February 12, 2014

Global Risk 2014 Report - 4 of the Top 10 Global Risks Are Linked to Climate Change

Climate change has been highlighted as a top threat facing the international community in 2014. President Obama in his State of the Union said, “Climate change is a fact.” The UN Secretary General Ban Ki-Moon urged government and business leaders to pass a legally binding climate change agreement by 2015 in his recent speech at the Council on Foreign Relations, and World Bank President, Jim Yong Kim, called 2014 the year of climate action.

Businesses are also recognizing the need to adapt to climate change as indicated in the World Economic Forum’s Global Risks 2014 report. The report, based on the survey of 700 industry and business leaders, says that four of the top 10 risks facing the world are linked to climate change. The top ten “Global Risks of Highest Concern” are:

  1. fiscal crises in key economies;
  2. structurally high unemployment;
  3. water crises;
  4. severe income disparity;
  5. failure of climate change mitigation and adaption;
  6. greater incidences of extreme weather events;
  7. global governance failure;
  8. food crises;
  9. failure of a major financial institution; and
  10. profound political and social instability.

For more information about climate change, you can read recent commentaries by Christiana Figueres, executive secretary of the United Nations Framework Convention on Climate Change and by P. Brabeck-Letmathe, chairman of Nestle SA and chairman of the 2030 Water Resource Group.

About

The Global Food and Agriculture Program aims to inform the development of US policy on global agricultural development and food security by raising awareness and providing resources, information, and policy analysis to the US Administration, Congress, and interested experts and organizations.

The Global Food and Agriculture Program is housed within the Chicago Council on Global Affairs, an independent, nonpartisan organization that provides insight – and influences the public discourse – on critical global issues. The Council on Global Affairs convenes leading global voices and conducts independent research to bring clarity and offer solutions to challenges and opportunities across the globe. The Council is committed to engaging the public and raising global awareness of issues that transcend borders and transform how people, business, and governments engage the world.

Support for the Global Food and Agriculture Program is generously provided by the Bill & Melinda Gates Foundation.

Blogroll

1,000 Days Blog, 1,000 Days

Africa Can End Poverty, World Bank

Agrilinks Blog

Bread Blog, Bread for the World

Can We Feed the World Blog, Agriculture for Impact

Concern Blogs, Concern Worldwide

Institute Insights, Bread for the World Institute

End Poverty in South Asia, World Bank

Global Development Blog, Center for Global Development

The Global Food Banking Network

Harvest 2050, Global Harvest Initiative

The Hunger and Undernutrition Blog, Humanitas Global Development

International Food Policy Research Institute News, IFPRI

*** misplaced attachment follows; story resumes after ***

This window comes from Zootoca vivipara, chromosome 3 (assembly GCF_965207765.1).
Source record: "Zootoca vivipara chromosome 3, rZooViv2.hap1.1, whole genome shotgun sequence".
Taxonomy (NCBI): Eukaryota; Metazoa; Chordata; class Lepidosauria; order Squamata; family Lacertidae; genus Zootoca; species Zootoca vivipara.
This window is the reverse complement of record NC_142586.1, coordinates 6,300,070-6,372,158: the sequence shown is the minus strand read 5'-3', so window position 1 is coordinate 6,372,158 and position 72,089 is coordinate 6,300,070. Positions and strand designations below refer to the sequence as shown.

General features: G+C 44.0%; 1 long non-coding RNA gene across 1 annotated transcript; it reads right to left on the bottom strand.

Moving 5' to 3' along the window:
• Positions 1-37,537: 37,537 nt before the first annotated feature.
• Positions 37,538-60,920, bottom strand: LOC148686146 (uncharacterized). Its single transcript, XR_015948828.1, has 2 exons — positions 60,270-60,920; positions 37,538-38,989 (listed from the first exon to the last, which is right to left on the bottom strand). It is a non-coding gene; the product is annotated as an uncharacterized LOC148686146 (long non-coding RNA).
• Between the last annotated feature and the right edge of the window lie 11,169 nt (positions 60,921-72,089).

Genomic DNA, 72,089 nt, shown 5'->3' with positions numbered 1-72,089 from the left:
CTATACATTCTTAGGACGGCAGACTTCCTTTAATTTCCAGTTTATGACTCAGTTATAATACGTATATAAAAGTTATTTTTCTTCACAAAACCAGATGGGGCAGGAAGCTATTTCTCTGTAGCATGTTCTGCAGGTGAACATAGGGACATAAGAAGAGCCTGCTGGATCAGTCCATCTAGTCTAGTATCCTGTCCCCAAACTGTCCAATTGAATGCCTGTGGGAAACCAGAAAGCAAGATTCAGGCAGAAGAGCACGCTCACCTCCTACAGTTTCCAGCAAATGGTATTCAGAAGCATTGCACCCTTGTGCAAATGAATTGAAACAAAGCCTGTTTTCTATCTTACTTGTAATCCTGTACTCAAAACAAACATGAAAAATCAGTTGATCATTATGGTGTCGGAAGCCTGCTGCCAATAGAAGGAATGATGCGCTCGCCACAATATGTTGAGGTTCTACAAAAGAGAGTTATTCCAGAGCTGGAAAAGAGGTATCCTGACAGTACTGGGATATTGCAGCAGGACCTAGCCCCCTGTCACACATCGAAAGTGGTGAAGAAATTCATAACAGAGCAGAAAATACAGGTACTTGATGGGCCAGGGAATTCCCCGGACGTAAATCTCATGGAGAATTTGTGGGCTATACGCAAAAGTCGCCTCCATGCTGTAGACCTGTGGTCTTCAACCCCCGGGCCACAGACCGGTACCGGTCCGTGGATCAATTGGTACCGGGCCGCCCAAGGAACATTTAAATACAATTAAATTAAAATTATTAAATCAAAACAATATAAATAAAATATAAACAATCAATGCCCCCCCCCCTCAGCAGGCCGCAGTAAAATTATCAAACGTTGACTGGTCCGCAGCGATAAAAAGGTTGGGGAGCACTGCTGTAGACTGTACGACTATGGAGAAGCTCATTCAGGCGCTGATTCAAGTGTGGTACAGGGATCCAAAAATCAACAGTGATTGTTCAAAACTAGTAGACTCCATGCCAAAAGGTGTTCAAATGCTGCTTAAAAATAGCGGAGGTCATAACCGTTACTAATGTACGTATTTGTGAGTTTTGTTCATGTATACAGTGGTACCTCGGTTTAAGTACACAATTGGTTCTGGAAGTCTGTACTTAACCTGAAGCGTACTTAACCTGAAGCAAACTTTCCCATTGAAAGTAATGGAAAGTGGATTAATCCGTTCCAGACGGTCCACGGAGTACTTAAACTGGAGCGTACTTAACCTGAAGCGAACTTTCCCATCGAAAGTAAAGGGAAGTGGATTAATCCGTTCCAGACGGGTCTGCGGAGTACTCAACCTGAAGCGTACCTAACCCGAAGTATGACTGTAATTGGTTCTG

International Maize and Wheat Improvement Center Blog, CIMMYT

ONE Blog, ONE Campaign

One Acre Fund Blog, One Acre Fund

Overseas Development Institute Blog, Overseas Development Institute

Oxfam America Blog, Oxfam America

Preventing Postharvest Loss, ADM Institute

Sense & Sustainability Blog, Sense & Sustainability

WFP USA Blog, World Food Program USA

Archive


| By Pietro Turilli

Field Notes - How to Strike the Most Effective Partnerships for Food Security

In today’s hyperconnected world, challenges felt in one region or country almost always have wider if not global repercussions. The International Potato Center, part of the CGIAR system, develops partnerships with the private sector to tackle these challenges more effectively. 


| By Julie Borlaug

Featured Commentary - Hope Through Agriculture: Now More than Ever

In our latest collaboration with Agri-Pulse, Julie Borlaug writes that now is the time for everyone in agriculture to demonstrate how their passion and dedication have found solutions to the major threats we face as a collective human species: food and nutrition security, environmental stability and sustainability.








| By Lisa Moon

Guest Commentary - Reduce Food Loss & Waste, Feed Millions

Studies show that one-third of all food produced for human consumption is lost or wasted, enough to feed 1.9 billion people-almost the same amount as are experiencing food insecurity. Food banks are uniquely positioned to address the paradox of global hunger and food loss and waste. 


| By Colin Christensen, Eva Koehler

Guest Commentary - The Plague You’ve Never Heard About Could be as Destructive as COVID-19: How the Threat from Desert Locusts Shows the Need for Innovations in how Organizations Scale

The international community needs to mobilize to combat the plague of locusts devouring East Africa. At the same time however, we should also consider the long-term investments we must make to build lasting resilience to climate change among smallholder populations.




| By Sarah Bingaman Schwartz, Maria Jones

Guest Commentary - Reducing Food Loss and Waste by Improving Smallholder Storage

Reducing postharvest losses by half would result in enough food to feed a billion people, increase smallholder income levels and minimize pressure on natural resources. The ADM Institute for the Prevention of Postharvest Loss works with smallholders in Bihar to improve storage and reduce loss.